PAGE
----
A Tale of Two Cities?
You can have very contrasting experiences in Istanbul. There is loads to do and discover and see here, I visit quite often and everytime I come back I can do different things, which is very lucky because I really don't think one can do justice to all the city sights in just a few days. There are plenty of museums, treasures, bazaars, hammam bathhouses, shopping malls, parks, monuments, mosques, churches etc. It has excellent public transportation and it's also very walkable. There are old, traditional pockets of Istanbul and there are the modern, sparkling new sections of city like anywhere else in Europe... so it can feel like you're in two completely different cities when you're in the old historical area of Sultanahmet or the upmarket, high-end areas like Nisantasi or Istinye. Wherever you are though, the main areas are vibrant & bustling, but just a few corners and streets away you can find peace & quiet. Two of my favourite things in Istanbul are the amount of cats roaming the city, and also the abundance of tulips (on tiles, cushions, and real ones) at springtime (especially in May!)... in fact, Istanbul was the original city of tulips before the Dutch brought some bulbs back to the Netherlands and became even more famous for tulips than Istanbul.
Ayasofya is one of the wonderful architecture I've ever seen. During its history it was both Orthodox Church and Mosque. Originally name was Church of the Holy Wisdom of God. Now it is known as Ayasofya in Turkish and St Sophia in English. Although sofia word means Wisdom in Greek.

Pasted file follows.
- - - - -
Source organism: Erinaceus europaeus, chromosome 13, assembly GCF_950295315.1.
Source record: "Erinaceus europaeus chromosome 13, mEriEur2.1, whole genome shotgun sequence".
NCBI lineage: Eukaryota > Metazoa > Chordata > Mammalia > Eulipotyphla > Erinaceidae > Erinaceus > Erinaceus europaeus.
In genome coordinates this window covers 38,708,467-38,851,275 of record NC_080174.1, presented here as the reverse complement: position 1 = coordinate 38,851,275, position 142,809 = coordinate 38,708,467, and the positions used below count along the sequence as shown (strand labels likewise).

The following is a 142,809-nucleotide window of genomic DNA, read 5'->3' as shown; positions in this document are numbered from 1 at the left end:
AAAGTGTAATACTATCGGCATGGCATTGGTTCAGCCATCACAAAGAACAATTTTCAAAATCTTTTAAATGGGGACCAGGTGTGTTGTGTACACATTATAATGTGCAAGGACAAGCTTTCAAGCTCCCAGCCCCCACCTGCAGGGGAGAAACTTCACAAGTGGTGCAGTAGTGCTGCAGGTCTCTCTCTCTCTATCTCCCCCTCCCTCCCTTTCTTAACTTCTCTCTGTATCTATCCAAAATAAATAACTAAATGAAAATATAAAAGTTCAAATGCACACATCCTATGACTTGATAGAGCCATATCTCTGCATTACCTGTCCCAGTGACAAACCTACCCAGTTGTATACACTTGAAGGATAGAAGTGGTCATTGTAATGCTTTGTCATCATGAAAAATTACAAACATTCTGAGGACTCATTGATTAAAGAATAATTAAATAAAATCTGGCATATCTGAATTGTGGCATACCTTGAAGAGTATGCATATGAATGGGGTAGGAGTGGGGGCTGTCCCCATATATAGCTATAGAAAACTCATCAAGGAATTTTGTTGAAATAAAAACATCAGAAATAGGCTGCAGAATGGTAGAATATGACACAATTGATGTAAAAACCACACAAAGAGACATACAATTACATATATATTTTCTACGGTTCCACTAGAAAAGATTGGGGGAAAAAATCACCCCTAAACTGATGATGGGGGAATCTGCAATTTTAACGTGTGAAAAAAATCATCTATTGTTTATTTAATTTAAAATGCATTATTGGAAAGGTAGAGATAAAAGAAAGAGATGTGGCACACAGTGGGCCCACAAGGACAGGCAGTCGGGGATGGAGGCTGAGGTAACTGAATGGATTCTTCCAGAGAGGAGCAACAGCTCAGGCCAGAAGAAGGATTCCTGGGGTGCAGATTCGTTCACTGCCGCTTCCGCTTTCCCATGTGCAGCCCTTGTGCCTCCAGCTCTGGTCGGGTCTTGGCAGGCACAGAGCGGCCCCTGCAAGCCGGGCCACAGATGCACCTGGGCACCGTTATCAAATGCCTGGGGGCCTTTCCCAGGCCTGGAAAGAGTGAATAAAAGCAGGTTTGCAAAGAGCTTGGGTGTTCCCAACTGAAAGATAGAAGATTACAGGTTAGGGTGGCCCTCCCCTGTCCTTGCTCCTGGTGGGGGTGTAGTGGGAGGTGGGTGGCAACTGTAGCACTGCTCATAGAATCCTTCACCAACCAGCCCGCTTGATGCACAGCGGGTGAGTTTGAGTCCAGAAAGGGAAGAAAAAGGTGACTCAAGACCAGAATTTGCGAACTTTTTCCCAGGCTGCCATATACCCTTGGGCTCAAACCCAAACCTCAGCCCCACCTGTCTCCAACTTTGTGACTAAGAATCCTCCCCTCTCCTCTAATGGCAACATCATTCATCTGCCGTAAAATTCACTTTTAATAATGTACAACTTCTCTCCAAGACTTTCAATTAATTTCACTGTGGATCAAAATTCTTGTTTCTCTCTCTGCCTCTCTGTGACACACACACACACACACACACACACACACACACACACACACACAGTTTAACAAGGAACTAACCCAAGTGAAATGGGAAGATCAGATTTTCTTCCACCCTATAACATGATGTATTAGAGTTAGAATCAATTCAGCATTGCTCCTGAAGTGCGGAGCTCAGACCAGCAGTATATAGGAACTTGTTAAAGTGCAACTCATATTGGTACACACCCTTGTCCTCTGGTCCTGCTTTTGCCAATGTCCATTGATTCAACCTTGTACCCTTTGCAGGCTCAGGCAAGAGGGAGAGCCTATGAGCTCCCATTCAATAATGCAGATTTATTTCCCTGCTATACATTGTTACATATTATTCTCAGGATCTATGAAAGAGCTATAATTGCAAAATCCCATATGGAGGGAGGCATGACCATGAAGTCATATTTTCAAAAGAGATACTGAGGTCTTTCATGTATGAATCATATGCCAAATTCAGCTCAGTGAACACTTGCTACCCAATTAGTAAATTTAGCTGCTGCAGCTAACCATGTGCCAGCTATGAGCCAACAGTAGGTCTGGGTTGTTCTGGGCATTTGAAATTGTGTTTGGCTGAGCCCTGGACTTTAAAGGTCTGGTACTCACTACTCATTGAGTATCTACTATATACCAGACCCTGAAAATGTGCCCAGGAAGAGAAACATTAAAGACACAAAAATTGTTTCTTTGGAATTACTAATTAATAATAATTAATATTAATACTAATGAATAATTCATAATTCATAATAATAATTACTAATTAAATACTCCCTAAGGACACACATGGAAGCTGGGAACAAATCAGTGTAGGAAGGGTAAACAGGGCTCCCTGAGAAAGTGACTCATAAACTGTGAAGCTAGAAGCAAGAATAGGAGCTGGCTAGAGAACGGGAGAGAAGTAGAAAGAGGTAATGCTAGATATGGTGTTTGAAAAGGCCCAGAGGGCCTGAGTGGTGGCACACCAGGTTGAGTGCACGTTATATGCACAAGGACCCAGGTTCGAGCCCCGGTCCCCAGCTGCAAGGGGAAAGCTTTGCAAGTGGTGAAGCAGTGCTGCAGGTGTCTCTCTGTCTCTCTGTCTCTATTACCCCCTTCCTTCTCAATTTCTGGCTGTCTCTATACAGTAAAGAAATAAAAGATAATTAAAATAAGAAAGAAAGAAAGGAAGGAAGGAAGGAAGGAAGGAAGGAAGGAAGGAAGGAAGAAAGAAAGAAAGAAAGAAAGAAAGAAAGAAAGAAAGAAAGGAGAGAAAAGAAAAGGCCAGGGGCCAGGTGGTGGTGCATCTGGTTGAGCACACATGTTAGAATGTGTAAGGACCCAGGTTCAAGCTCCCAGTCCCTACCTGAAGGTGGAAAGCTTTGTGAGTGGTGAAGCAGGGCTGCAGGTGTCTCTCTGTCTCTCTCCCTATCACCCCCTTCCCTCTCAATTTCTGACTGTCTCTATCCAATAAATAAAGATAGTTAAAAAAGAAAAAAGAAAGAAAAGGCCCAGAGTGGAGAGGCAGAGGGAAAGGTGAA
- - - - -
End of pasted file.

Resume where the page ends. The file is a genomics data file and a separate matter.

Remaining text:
VISITING THE MOSQUES
Most mosques in Istanbul are open to the public during the day. And the utmost respect should be observed when visiting the mosque or really any hose of prayer as a visitor. Prayer sessions, called namaz or salaat, last 30 to 40 minutes and are observed five times daily. Tourists should, however, avoid visiting mosques midday on Friday, when Muslims are required to worship.
For women, bare arms and legs are not acceptable inside a mosque. Men should avoid wearing shorts as well. Women should not enter a mosque without first covering their heads with a scarf. Before entering a mosque, shoes must be removed. And you should not walk in front of a person praying or distrub them. It is better to observe quietly from the back.
In contrast to its Asian sister suburb, the hip and young Kadikoy, Uskudar's main attractions are of religious in nature - more than a dozen camii (mosques) cramped around its narrow shores. Being the closest point to Mecca (Islam's holy city), the Ottoman rulers decided this was the best place to showcase their religious devotion.
During my half-day visit to Uskudar, I was able to see two of Uskudar's many mosques. The Iskele Camii (also known is Mihrima Sultan Camii) occupies a prominent site directly across the ferry terminal. Its colorful stained glass windows are beautiful. Aga Camii is your typical Turkish mosque, but with a more serene setting on a leafy street corner.
Getting to Uskudar from the European side is easy. There are regular ferries from Eminonu and Kabatas (near Dolmabahce Palace). Keep your akbil handy.
If you decide to take a boat, your final stop will be at ANADOLU KAVAGI, the place where Bosphorus flows into Black Sea. It's a small fishing village which is packed with different seafood and fish small restaurants.
You'll be given about 2 hrs break before you sail back. My advice don't waste it all on meals. Climb thru villages, up a steep hill to an acient fortress, the view of it and behind it is worth your time and efforts.